10 of the Best Strokes of Sachin Tendulkar's Cricket Career
After 24 long years in the game, Sachin Tendulkar has finally brought the curtain down on a glittering international career.
The finest batsman of the modern era, the "Little Master" has carried the weight of a nation by spending a staggeringly prolonged existence at the pinnacle of the sport.
A career that yielded 34,357 international runs over nearly two-and-a-half decades has left many of the game's observers searching for words to describe modern cricket's most dominant force.
Yet, in the aftermath of his career, few have looked at the single moments of brilliance that have littered his reign, instead focusing on the grandeur of his collective achievements.
Certainly, Tendulkar's highlight reel is considerably longer than almost all before him. But what are his finest strokes? What shots have thrilled the crowds while typifying his skill at the same time?
A selection of those shots are showcased on the following slides.
Helicopter Shot vs. Darren Gough in 2002 NatWest Series
Who said MS Dhoni invented the helicopter shot?
Long before Dhoni's arrival on the international scene, Tendulkar had accomplished the feat of smashing a delivery through the on-side with a jaw-dropping twirl of the bat.
While textbook beauty was unquestionably Tendulkar's finest trait, he was also capable of bludgeoning an attack when he pleased.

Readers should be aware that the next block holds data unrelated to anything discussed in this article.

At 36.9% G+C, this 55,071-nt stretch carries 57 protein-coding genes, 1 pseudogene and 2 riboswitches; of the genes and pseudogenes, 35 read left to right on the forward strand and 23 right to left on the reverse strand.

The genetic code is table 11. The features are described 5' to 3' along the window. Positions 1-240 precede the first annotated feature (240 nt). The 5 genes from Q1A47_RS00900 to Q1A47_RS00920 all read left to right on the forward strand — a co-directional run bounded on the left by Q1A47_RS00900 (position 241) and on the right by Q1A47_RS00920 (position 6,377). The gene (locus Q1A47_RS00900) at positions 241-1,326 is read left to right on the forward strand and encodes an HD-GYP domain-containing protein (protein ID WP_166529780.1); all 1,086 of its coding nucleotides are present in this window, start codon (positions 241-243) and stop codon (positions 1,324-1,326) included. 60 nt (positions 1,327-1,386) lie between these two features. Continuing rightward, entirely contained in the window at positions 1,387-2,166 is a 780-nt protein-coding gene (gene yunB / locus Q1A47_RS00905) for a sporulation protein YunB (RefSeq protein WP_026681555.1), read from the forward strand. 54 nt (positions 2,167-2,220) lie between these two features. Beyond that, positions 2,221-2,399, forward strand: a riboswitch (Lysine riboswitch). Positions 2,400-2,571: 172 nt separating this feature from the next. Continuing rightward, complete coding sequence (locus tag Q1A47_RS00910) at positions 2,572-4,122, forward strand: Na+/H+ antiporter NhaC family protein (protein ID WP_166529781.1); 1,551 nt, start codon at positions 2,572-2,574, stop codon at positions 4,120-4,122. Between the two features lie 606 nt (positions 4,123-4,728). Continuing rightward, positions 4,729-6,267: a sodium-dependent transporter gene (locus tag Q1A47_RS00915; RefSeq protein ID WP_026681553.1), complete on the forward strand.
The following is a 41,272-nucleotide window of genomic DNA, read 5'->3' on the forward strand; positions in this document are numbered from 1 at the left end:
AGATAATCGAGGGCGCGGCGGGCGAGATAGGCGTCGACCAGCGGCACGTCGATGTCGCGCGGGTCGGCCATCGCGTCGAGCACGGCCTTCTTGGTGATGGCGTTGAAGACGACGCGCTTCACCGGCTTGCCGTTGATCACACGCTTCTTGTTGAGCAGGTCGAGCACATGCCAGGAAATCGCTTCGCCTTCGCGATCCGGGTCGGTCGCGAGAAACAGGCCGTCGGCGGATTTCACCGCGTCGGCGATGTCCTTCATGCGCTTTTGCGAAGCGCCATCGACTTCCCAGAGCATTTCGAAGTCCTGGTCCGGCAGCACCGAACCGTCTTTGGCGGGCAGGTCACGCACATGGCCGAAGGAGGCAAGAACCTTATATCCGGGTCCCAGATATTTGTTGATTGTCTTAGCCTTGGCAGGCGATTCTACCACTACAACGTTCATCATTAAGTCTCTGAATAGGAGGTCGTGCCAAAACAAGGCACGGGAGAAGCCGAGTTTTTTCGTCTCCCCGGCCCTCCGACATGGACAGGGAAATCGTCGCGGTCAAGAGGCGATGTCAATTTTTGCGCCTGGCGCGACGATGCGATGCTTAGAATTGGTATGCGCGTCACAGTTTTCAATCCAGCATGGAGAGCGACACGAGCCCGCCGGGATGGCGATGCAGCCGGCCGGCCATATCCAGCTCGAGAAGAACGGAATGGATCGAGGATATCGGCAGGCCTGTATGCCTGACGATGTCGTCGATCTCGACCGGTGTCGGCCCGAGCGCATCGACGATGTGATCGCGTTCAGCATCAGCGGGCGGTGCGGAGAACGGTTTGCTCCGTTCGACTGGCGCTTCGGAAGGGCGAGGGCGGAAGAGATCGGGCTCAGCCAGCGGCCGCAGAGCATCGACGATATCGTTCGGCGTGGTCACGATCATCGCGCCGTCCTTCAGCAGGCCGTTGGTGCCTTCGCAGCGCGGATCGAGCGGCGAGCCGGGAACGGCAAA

Here, against England's Darren Gough in 2002, Tendulkar nonchalantly flayed the right arm quick past mid-wicket after reaching one of his 100 international centuries.
Pull-Shot Six vs. Andrew Caddick in 2003 World Cup
In the early part of the last decade, Tendulkar was relentlessly emphatic in the 50-over format.
While he reserved his most graceful efforts for the Test arena, the "Little Master" used the one-day game for his own personal showcase.
The 2003 World Cup was arguably his finest example of that, where he clubbed 673 runs in just 11 innings to steer India to the final.
In Durban, Tendulkar faced up to England's Andrew Caddick, dispatching him for a simply colossal six with one of the most savage pull-shots the game has ever witnessed.
Upper-Cut vs. Brett Lee in Perth 2008
While Brett Lee was a source of terror for many of the world's batsmen, Tendulkar seemed to relish not only the challenge but also the pace with which the ball left his bat.
Of course, it takes someone with impeccable timing to repel such devastating speed. Few have ever owned that quality to a greater extent than India's finest-ever player.
Here, in Perth in 2008, the now 40-year-old swayed back to one of Lee's brutal bouncers to glide the ball over the third-man fence with minimum fuss.
The shot is an incredible example of Tendulkar's magical hands, as few could ever play such a stroke with the same level of grace.
Straight Drive vs. Brett Lee in Melbourne 2008
Lee was again victim to one of Tendulkar's finest efforts in the Australian summer of 2008, but this time it was in a far different manner.
During an ODI game at the Melbourne Cricket Ground, Tendulkar was in an incredibly buoyant mood, taking on the speedster with his usual level of supreme confidence.
After Lee had strayed wide of off-stump to see the Indian master flash him through the off-side, the Australian settled on a better length for his subsequent delivery.
Yet, what followed was a simply blistering stroke, with Tendulkar blasting Lee down the ground with such brutality that the bowler had barely turned his head when the ball struck the fence.
Straight Six vs. Shane Warne in Sharjah 1998
That he's one of the few batsmen consistently to get the better of Shane Warne is perhaps one of Tendulkar's finest achievements.